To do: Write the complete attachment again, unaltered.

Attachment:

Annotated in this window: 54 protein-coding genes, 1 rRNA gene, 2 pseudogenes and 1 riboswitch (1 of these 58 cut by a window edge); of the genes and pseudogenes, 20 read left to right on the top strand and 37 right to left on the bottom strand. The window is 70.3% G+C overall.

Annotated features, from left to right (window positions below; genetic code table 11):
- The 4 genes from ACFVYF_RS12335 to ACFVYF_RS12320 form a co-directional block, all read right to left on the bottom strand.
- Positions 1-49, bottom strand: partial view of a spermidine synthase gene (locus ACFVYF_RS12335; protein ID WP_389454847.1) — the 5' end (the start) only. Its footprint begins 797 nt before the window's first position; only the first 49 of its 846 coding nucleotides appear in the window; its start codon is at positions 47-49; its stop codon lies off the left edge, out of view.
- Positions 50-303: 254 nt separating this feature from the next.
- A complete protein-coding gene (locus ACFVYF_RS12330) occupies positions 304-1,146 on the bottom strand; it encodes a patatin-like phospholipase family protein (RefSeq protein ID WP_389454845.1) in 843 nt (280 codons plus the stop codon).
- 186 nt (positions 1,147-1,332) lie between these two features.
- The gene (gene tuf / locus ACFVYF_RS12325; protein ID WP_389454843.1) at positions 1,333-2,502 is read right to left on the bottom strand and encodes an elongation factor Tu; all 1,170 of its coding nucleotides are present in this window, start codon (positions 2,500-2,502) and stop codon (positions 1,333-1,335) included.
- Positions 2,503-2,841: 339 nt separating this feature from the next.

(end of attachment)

Annotated in this window: 54 protein-coding genes, 1 rRNA gene, 2 pseudogenes and 1 riboswitch (1 of these 58 cut by a window edge); of the genes and pseudogenes, 20 read left to right on the top strand and 37 right to left on the bottom strand. The window is 70.3% G+C overall.

Annotated features, from left to right (window positions below; genetic code table 11):
- The 4 genes from ACFVYF_RS12335 to ACFVYF_RS12320 form a co-directional block, all read right to left on the bottom strand.
- Positions 1-49, bottom strand: partial view of a spermidine synthase gene (locus ACFVYF_RS12335; protein ID WP_389454847.1) — the 5' end (the start) only. Its footprint begins 797 nt before the window's first position; only the first 49 of its 846 coding nucleotides appear in the window; its start codon is at positions 47-49; its stop codon lies off the left edge, out of view.
- Positions 50-303: 254 nt separating this feature from the next.
- A complete protein-coding gene (locus ACFVYF_RS12330) occupies positions 304-1,146 on the bottom strand; it encodes a patatin-like phospholipase family protein (RefSeq protein ID WP_389454845.1) in 843 nt (280 codons plus the stop codon).
- 186 nt (positions 1,147-1,332) lie between these two features.
- The gene (gene tuf / locus ACFVYF_RS12325; protein ID WP_389454843.1) at positions 1,333-2,502 is read right to left on the bottom strand and encodes an elongation factor Tu; all 1,170 of its coding nucleotides are present in this window, start codon (positions 2,500-2,502) and stop codon (positions 1,333-1,335) included.
- Positions 2,503-2,841: 339 nt separating this feature from the next.